2011 CPG Infobase

189. Non-Small Cell Lung Cancer Treatment (PDQ®): Health Professional Version

structures, distant metastases, or paraneoplastic phenomena. The most common symptoms at presentation are worsening cough or chest pain. Other presenting symptoms include the following: Hemoptysis. Malaise. Weight loss. Dyspnea. Hoarseness. Symptoms may result from local invasion or compression of adjacent thoracic structures such as compression involving the esophagus causing dysphagia, compression involving the laryngeal nerves causing hoarseness, or compression involving the superior vena cava causing (...) and Mortality Estimated new cases and deaths from lung cancer (NSCLC and SCLC combined) in the United States in 2019:[ ] New cases: 228,150. Deaths: 142,670. Lung cancer is the leading cause of cancer-related mortality in the United States.[ ] The 5-year relative survival rate from 1995 to 2001 for patients with lung cancer was 15.7%. The 5-year relative survival rate for patients with local-stage (49%), regional-stage (16%), and distant-stage (2%) disease varies markedly, depending on the stage

2016 PDQ - NCI's Comprehensive Cancer Database

190. A blue middle ear mass: Cholesterol granuloma mimicking a glomus tumor and endolymphatic sac tumor. (PubMed)

A blue middle ear mass: Cholesterol granuloma mimicking a glomus tumor and endolymphatic sac tumor. Cholesterol granuloma (CG) is the most common benign lesion of the petrous apex, however, it can grow significantly large and become destructive causing a diagnostic dilemma. This case presents a 25-year-old female with 2-year history of left-sided progressive and profound hearing loss, a transient left-sided facial paralysis and cranial nerve 10 palsy who presented with a blue middle ear mass

2017 American Journal of Otolaryngology

191. The Protean Neuropsychiatric and Vestibuloauditory Manifestations of Neurosarcoidosis. (PubMed)

The Protean Neuropsychiatric and Vestibuloauditory Manifestations of Neurosarcoidosis. A rare subset of sarcoidosis, neurosarcoidosis, is reported to occur in 5-7% of sarcoid patients and can manifest in a variety of ways. The most common are facial paralysis and optic neuritis, less commonly causing cochleovestibulopathy, blindness, anosmia, and other cranial nerve (CN) palsies. The sensory deficit may be severe and psychiatric symptoms may result from the effects of the disease or steroid (...) and XI, with altered mental status requiring admission following high-dose intravenous corticosteroids. The third is a 15-year-old boy who presented with sudden, bilateral, profound SNHL, recurrent headaches, and left facial weakness refractory to antivirals, ultimately diagnosed with neurosarcoidosis following an aborted cochlear implantation where diffuse inflammation was found, and histopathology revealed Schaumann bodies; he was treated with methotrexate and later underwent successful cochlear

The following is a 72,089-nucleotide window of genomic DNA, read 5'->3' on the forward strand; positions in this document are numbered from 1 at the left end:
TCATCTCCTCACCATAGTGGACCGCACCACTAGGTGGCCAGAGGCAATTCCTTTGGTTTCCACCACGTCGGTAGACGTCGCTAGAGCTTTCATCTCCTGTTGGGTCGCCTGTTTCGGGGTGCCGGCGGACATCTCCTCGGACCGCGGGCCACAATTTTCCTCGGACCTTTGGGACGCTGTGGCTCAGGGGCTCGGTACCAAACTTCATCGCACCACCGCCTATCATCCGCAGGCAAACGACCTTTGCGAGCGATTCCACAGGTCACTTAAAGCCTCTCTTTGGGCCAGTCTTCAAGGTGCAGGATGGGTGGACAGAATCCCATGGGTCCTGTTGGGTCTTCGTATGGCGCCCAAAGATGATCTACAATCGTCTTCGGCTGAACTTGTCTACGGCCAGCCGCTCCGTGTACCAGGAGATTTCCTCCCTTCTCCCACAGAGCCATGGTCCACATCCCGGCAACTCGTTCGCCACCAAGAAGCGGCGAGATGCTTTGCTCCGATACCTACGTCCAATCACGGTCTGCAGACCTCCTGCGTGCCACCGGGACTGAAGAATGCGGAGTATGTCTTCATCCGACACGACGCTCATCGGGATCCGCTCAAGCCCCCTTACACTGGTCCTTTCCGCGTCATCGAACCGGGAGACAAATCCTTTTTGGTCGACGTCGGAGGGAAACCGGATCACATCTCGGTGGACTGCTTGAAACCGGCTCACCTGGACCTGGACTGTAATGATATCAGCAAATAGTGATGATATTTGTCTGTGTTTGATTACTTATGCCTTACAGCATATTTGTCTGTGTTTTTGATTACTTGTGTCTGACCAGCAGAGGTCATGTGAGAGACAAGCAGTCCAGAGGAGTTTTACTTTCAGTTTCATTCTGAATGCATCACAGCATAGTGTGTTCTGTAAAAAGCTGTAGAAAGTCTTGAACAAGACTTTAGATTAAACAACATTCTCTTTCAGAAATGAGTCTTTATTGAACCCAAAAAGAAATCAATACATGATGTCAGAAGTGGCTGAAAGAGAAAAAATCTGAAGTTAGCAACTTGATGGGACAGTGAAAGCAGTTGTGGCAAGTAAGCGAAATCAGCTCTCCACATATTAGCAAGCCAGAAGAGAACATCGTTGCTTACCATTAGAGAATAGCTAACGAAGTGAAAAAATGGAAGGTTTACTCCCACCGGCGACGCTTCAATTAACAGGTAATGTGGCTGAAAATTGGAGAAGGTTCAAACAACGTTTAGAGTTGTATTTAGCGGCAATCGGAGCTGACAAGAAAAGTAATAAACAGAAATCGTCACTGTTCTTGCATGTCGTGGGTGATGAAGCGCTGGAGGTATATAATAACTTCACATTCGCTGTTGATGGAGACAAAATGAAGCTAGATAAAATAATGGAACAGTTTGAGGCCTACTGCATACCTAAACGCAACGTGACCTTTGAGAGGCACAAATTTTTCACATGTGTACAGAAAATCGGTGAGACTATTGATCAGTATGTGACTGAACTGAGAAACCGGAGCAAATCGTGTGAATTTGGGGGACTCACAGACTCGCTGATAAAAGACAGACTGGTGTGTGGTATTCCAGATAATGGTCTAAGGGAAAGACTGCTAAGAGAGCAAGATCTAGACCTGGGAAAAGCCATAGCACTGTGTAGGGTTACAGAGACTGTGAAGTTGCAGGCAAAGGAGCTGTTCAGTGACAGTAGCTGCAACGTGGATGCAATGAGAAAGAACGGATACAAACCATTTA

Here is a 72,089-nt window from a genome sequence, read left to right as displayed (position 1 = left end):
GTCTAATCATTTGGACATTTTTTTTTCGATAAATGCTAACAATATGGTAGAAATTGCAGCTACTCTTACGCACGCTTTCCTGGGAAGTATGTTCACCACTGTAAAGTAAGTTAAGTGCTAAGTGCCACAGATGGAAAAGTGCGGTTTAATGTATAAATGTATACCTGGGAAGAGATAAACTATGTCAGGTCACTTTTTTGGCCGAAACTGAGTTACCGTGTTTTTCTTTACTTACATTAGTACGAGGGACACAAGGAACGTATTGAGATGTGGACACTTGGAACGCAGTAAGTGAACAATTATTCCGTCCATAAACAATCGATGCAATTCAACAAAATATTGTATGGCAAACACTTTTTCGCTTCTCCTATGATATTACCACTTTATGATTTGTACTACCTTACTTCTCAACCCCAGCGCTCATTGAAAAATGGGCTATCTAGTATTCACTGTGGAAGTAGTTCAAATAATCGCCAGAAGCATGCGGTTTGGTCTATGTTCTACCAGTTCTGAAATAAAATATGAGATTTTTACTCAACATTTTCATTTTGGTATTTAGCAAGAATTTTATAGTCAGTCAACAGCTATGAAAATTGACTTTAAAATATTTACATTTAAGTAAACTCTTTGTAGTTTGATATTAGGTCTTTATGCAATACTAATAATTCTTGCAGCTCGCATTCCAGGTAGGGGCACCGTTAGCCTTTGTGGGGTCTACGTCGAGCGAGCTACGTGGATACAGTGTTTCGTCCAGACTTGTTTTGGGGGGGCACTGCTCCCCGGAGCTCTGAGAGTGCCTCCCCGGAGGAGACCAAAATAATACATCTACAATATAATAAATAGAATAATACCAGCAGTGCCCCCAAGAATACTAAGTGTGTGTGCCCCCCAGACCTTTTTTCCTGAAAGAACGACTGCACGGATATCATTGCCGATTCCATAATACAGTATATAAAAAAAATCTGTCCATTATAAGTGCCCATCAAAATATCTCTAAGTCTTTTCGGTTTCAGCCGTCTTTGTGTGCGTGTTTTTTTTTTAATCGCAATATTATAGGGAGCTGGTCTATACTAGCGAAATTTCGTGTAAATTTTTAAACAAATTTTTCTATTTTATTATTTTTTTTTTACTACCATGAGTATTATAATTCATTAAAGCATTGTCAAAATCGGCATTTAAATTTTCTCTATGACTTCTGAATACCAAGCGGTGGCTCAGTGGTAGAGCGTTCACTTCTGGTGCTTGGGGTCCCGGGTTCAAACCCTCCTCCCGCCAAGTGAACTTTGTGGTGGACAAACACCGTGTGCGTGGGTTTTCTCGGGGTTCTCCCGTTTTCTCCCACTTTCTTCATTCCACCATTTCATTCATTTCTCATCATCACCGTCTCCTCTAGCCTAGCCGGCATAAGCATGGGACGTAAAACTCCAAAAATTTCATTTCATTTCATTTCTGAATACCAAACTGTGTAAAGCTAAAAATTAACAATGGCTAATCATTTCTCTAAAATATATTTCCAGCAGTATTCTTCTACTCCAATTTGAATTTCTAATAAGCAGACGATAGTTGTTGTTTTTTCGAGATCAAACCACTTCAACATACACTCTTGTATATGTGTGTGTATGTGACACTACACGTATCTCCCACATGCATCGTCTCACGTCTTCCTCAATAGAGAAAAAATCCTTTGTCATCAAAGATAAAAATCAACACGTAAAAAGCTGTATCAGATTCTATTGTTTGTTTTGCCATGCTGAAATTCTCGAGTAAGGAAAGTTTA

2017 Audiology & Neuro-Otology

192. "Vertical Midface Lifting with Periorbital Anchoring in the Management of Lower Eyelid Retraction: A Ten-Year Clinical Retrospective Study". (PubMed)

on between January of 2004 and January of 2014. The various causes of eyelid retraction in this population included cosmetic blepharoplasty (56.8 percent), involutional ectropion (23.1 percent), tumor resection (9.5 percent), facial nerve paralysis (8.5 percent), and trauma and related surgery (2 percent). The study was restricted exclusively to cases of moderate and severe lower eyelid retraction addressed by means of midface lifting. The mean follow-up time was 16.8 months. All of the patients were

2017 Plastic and reconstructive surgery

193. Zika virus and neurological disease: is there evidence for causality?